Clemency was not a word that Captain Manuel Díaz Criado understood. During his four months in charge of security in the Andalusian capital of Seville following the capture of the city in July 1936 by the forces of General Francisco Franco, he launched a reign of terror, rounding up anybody suspected of Republican sympathies, and subjecting them to summary execution. He is credited with ordering the deaths of at least 10,000 men and women. Even those who supported Franco were shocked by his brutality. "He would organize orgies where the most unimaginable acts of sadism would take place, and then send men and women off to be shot," wrote the civil governor later, adding: "He was a degenerate, and took advantage of his position to sate his thirst for blood, to enrich himself, and to satisfy his sexual appetites."
At the same time, several hundred kilometers to the northeast in the small town of Caspe, in the Aragonese capital of Zaragoza, Pascual Fresquet Llopis, a member of the Iberian Anarchist Federation (FAI), was proud of the reputation that his unit, named the Death Brigade, had earned, and had played no small part in its grim activities. He led operations to rid Aragón, Teruel and Tarragona of anybody suspected of Francoist sympathies. The unit traveled in a 35-seater bus daubed with a skull and crossbones, and its members wore the macabre symbol on their berets. By October 1936, when the CNT anarchist labor union finally brought him under control, his unit had killed more than 300 people - or, as Fresquet Llopis saw it, had handed out revolutionary justice.
Díaz Criado and Fresquet Llopis were just two of the many psychopaths who took advantage of the chaos unleashed by the Civil War between 1936 and 1939 to vent their murderous instincts. Of the half a million deaths in the Civil War, around 200,000 were civilians, all murdered far from the battlefields. Until recently, most Spaniards accepted the "both sides committed atrocities" version of events.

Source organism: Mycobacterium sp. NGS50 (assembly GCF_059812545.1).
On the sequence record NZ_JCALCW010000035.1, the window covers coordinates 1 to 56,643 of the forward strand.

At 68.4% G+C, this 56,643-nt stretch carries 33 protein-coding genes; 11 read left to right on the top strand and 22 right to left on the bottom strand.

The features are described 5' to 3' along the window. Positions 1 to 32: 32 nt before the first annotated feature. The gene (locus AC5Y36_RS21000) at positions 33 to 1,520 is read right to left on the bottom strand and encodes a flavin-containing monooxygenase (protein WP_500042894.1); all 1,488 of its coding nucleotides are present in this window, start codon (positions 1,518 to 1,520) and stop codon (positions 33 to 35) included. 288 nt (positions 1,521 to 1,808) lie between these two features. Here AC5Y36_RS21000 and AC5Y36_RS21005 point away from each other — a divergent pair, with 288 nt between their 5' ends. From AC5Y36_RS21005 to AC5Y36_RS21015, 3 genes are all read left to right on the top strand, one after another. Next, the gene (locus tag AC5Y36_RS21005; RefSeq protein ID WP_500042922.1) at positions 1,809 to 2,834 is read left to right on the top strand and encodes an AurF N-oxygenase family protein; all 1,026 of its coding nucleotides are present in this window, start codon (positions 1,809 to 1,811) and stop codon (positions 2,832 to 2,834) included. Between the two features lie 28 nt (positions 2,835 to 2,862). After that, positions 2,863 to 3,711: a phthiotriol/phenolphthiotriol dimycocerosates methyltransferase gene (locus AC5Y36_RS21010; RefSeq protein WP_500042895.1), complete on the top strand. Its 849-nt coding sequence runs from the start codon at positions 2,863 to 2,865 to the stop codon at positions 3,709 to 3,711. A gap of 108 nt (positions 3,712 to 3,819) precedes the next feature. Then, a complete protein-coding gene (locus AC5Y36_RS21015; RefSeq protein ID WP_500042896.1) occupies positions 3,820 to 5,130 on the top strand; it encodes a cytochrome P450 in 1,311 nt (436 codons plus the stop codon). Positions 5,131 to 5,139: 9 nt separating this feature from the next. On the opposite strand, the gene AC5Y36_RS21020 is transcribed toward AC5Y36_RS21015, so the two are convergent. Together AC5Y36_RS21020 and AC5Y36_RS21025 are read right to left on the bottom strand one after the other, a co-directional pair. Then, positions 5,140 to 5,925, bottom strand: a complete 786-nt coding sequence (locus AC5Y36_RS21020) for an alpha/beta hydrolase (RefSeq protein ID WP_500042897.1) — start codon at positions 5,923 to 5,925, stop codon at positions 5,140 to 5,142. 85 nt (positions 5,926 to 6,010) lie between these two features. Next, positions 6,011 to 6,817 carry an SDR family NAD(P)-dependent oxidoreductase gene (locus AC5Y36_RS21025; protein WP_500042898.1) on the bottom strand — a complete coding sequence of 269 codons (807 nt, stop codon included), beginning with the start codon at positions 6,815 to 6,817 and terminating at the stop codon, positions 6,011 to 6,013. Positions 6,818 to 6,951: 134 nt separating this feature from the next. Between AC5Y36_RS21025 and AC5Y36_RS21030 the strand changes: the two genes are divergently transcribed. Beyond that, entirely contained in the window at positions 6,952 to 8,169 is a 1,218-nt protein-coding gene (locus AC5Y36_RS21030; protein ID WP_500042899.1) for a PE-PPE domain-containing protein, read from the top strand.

But while terrible acts were indeed committed by both sides, there is now a huge body of evidence that Franco's forces were responsible for a far greater number of civilian deaths. Around 50,000 supporters and suspected sympathizers of the nationalist cause were murdered in Republican-held areas, while three times that number were put to death in Franco-controlled zones. This figure excludes the unknown numbers killed in the bombing campaigns against Republican cities such as Madrid, Barcelona and Valencia. Nor does it include the many thousands of refugees who died in bombing attacks as they fled Francoist advances, nor the tens of thousands of refugees and prisoners who later died from disease and malnutrition.
Similarly, while the vast majority of the war crimes in Republican strongholds were committed in the first five months of the war, until the government was able to re-establish control, Franco's forces implemented a systematic policy of terror that continued throughout - and lasted long after - the conflict. Franco believed that it was necessary to break the spirit of the civilian population by liquidating any potential threat or opposition, however slight. The Republican authorities faced the challenge of reining in anarchists, communists and other extremists who wanted to settle old scores, and who took advantage of the power vacuum created by Franco's uprising to do so.